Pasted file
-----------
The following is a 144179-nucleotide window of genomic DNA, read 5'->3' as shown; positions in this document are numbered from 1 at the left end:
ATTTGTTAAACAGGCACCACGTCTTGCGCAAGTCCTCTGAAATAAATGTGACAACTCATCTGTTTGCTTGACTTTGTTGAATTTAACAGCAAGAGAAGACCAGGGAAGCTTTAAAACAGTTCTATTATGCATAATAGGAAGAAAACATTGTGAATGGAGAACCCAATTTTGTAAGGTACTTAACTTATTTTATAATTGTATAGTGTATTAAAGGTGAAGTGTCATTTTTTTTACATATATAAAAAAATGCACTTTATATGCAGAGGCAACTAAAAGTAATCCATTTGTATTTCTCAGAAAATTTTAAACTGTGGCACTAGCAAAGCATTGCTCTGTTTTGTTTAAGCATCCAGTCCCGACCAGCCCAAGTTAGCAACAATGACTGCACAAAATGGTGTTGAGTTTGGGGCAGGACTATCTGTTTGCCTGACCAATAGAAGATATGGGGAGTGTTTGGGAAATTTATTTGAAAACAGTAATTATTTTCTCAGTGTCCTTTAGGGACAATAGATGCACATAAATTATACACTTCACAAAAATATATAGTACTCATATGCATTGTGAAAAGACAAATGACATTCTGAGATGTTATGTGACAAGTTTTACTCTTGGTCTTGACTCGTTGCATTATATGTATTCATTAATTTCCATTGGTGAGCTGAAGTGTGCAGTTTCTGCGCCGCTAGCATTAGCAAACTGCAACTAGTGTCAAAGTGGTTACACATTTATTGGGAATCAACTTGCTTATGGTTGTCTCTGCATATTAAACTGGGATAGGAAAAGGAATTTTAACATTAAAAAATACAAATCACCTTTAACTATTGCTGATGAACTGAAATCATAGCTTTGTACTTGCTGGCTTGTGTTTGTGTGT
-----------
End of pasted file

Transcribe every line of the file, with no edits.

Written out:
The following is a 144179-nucleotide window of genomic DNA, read 5'->3' as shown; positions in this document are numbered from 1 at the left end:
ATTTGTTAAACAGGCACCACGTCTTGCGCAAGTCCTCTGAAATAAATGTGACAACTCATCTGTTTGCTTGACTTTGTTGAATTTAACAGCAAGAGAAGACCAGGGAAGCTTTAAAACAGTTCTATTATGCATAATAGGAAGAAAACATTGTGAATGGAGAACCCAATTTTGTAAGGTACTTAACTTATTTTATAATTGTATAGTGTATTAAAGGTGAAGTGTCATTTTTTTTACATATATAAAAAAATGCACTTTATATGCAGAGGCAACTAAAAGTAATCCATTTGTATTTCTCAGAAAATTTTAAACTGTGGCACTAGCAAAGCATTGCTCTGTTTTGTTTAAGCATCCAGTCCCGACCAGCCCAAGTTAGCAACAATGACTGCACAAAATGGTGTTGAGTTTGGGGCAGGACTATCTGTTTGCCTGACCAATAGAAGATATGGGGAGTGTTTGGGAAATTTATTTGAAAACAGTAATTATTTTCTCAGTGTCCTTTAGGGACAATAGATGCACATAAATTATACACTTCACAAAAATATATAGTACTCATATGCATTGTGAAAAGACAAATGACATTCTGAGATGTTATGTGACAAGTTTTACTCTTGGTCTTGACTCGTTGCATTATATGTATTCATTAATTTCCATTGGTGAGCTGAAGTGTGCAGTTTCTGCGCCGCTAGCATTAGCAAACTGCAACTAGTGTCAAAGTGGTTACACATTTATTGGGAATCAACTTGCTTATGGTTGTCTCTGCATATTAAACTGGGATAGGAAAAGGAATTTTAACATTAAAAAATACAAATCACCTTTAACTATTGCTGATGAACTGAAATCATAGCTTTGTACTTGCTGGCTTGTGTTTGTGTGT